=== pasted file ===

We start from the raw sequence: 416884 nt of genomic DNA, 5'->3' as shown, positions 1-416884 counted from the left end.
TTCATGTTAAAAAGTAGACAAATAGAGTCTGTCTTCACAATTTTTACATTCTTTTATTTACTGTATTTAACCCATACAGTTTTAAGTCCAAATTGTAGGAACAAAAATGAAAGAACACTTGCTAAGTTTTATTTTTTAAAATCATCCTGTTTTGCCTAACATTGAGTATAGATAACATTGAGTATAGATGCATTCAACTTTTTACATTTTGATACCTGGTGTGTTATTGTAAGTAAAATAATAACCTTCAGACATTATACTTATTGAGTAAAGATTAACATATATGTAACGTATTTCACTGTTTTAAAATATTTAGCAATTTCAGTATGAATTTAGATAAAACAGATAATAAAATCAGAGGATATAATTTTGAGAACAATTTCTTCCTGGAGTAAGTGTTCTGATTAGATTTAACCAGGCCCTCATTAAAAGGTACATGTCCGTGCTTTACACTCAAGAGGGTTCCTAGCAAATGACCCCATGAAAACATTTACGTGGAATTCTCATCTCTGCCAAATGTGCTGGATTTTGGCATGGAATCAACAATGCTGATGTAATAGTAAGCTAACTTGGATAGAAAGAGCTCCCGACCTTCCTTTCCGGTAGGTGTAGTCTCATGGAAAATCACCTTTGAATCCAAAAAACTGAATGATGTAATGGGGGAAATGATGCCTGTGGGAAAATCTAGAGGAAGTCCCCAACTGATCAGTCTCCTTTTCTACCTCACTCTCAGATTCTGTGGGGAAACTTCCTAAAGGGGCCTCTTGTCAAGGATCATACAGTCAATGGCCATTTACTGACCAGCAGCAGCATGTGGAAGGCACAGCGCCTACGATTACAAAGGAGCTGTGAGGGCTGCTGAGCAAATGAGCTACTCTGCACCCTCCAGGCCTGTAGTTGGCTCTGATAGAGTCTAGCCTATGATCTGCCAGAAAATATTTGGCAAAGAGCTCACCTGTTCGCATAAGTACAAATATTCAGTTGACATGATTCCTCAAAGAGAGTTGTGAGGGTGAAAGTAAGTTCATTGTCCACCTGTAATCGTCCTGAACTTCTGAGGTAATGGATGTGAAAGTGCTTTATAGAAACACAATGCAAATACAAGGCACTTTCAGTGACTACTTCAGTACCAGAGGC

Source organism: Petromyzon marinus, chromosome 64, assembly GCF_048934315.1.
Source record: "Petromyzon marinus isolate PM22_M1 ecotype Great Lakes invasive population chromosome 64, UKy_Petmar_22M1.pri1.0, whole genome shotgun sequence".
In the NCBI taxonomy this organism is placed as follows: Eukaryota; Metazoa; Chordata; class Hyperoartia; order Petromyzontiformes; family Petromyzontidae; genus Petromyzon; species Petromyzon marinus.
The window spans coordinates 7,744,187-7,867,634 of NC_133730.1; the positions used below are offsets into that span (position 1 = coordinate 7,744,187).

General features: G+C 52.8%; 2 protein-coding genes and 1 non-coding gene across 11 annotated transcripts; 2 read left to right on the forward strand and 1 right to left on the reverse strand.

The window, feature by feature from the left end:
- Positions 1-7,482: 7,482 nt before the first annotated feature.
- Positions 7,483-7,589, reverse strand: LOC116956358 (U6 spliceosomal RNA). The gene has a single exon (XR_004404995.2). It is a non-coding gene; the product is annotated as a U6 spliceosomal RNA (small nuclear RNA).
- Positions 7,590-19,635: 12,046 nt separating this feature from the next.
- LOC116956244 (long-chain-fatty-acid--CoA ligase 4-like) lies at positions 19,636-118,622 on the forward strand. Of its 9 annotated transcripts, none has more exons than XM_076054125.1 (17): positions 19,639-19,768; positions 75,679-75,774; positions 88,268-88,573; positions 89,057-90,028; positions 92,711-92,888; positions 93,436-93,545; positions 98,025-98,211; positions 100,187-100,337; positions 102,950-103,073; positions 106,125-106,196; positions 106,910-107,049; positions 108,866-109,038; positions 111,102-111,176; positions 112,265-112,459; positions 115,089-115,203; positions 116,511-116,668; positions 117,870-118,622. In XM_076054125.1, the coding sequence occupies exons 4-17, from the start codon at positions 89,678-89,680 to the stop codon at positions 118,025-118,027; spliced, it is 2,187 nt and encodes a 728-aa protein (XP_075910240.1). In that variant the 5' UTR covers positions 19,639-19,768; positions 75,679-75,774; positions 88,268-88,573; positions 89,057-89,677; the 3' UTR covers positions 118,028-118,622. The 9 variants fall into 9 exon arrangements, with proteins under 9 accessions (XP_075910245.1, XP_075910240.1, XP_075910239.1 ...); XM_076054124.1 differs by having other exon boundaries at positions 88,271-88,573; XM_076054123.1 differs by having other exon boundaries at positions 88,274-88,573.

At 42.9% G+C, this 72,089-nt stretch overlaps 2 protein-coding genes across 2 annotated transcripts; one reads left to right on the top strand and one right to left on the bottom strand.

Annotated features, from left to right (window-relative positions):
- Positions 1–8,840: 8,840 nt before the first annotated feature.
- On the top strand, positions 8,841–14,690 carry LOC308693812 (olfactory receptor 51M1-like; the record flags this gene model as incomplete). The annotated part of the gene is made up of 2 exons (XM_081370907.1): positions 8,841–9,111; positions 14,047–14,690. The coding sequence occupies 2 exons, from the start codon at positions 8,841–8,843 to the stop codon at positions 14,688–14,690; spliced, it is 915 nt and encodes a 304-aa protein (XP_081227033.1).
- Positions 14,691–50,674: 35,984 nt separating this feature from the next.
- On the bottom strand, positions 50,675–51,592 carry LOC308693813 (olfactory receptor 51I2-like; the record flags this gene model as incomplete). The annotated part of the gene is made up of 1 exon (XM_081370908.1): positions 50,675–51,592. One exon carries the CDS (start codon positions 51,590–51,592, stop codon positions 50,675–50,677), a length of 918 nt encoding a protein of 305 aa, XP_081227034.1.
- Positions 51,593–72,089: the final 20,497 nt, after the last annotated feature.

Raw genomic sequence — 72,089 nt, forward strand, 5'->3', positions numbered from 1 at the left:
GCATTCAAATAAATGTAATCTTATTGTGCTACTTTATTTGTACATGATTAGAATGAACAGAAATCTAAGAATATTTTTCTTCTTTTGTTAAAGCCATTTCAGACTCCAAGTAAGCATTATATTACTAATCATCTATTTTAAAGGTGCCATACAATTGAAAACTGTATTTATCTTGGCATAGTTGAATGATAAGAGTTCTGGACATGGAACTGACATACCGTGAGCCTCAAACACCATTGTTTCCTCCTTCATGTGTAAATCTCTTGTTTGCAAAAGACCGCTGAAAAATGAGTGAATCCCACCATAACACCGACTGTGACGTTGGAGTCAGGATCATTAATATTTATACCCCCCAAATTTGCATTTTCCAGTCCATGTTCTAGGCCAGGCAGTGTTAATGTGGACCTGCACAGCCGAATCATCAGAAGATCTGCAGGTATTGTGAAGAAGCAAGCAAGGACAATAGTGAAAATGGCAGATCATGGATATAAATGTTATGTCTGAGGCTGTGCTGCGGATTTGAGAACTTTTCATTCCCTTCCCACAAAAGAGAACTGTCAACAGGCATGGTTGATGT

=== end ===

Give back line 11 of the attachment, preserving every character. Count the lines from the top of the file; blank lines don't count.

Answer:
- Positions 7,590-19,635: 12,046 nt separating this feature from the next.